As reported by Ghassan K. Abou-Alfa, MD, and colleagues in The Lancet Oncology, the phase III ClarIDHy trial has shown that the isocitrate dehydrogenase-1 (IDH1) inhibitor ivosidenib improved progression-free survival vs placebo in patients with advanced IDH1-mutant chemotherapy-refractory cholangiocarcinoma.
Ghassan K. Abou-Alfa, MD
In the double-blind trial, 185 patients from sites in France, Italy, South Korea, Spain, the United Kingdom, and the United States were randomly assigned 2:1 between February 2017 and January 2019 to receive oral ivosidenib at 500 mg (n = 124) or placebo (n = 61) once daily in continuous 28-day cycles. Patients had to have received two or fewer prior treatments for advanced disease and have measurable lesions. In total, 90% of patients in the ivosidenib group and 96% of the placebo group had intrahepatic disease. The primary endpoint was progression-free survival on independent central review using RECIST version 1.1 in the intention-to-treat population. Crossover to ivosidenib was permitted at radiologic progression on investigator assessment.
Median follow-up for progression-free survival was 6.9 months.
Median progression-free survival was 2.7 months in the ivosidenib group vs 1.4 months in the placebo group (hazard ratio [HR] = 0.37, P < .0001), with 6-month rates of 32% vs 0%.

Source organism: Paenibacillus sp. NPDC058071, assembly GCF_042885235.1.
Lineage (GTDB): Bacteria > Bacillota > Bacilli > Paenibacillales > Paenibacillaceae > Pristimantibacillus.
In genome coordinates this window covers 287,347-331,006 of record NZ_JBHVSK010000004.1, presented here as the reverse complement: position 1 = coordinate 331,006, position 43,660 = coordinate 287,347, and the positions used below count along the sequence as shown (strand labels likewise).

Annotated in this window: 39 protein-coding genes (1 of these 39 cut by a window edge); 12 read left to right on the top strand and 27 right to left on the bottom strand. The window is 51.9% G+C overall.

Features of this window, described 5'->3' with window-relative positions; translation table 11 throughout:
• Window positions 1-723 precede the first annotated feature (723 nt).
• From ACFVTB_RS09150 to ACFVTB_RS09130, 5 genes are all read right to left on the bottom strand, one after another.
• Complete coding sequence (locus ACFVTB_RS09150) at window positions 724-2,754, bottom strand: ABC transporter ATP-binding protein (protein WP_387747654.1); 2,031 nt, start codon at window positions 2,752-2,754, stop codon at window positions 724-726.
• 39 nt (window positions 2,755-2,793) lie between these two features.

Median overall survival was 10.8 months vs 9.7 months (HR = 0.69, P = .060), with 6- and 12-month rates of 67% vs 59% and 48% vs 38%, respectively. At data cutoff, 35 patients (57%) in the placebo group had crossed over to receive ivosidenib. In analysis adjusting for crossover, median overall survival in the placebo group was 6.0 months (HR vs ivosidenib = 0.46, P = .0008). Objective response rates were 2% (3 partial responses) vs 0%, with stable disease in 51% vs 28% of patients.
The most common grade 3 or 4 adverse events reported in the ivosidenib group were ascites (7% vs 7% in placebo group before crossover), increased bilirubin (6% vs 2%), increased aspartate aminotransferase (5% vs 1%), and hyponatremia (5% vs 10%). Serious adverse events were reported in 30% vs 22% of patients and were considered treatment-related in three patients in the ivosidenib group (grade 4 hyperbilirubinemia and grade 3 cholestatic jaundice in one, grade 2 QT prolongation in one, and grade 3 pleural effusion in one). Adverse events led to death in four patients in the ivosidenib group (due to pneumonia, sepsis, intestinal obstruction, and pulmonary embolism, respectively), with none considered related to treatment.
The investigators concluded, “Progression-free survival was significantly improved with ivosidenib compared with placebo, and ivosidenib was well tolerated. This study shows the clinical benefit of targeting IDH1 mutations in advanced, IDH1-mutant cholangiocarcinoma.”
Andrew X. Zhu, MD, of Massachusetts General Hospital Cancer Center, Harvard Medical School, is the corresponding author for The Lancet Oncology article.
Disclosure: The study was funded by Agios Pharmaceuticals. For full disclosures of the study authors, visit thelancet.com.The content in this post has not been reviewed by the American Society of Clinical Oncology, Inc. (ASCO®) and does not necessarily reflect the ideas and opinions of ASCO®.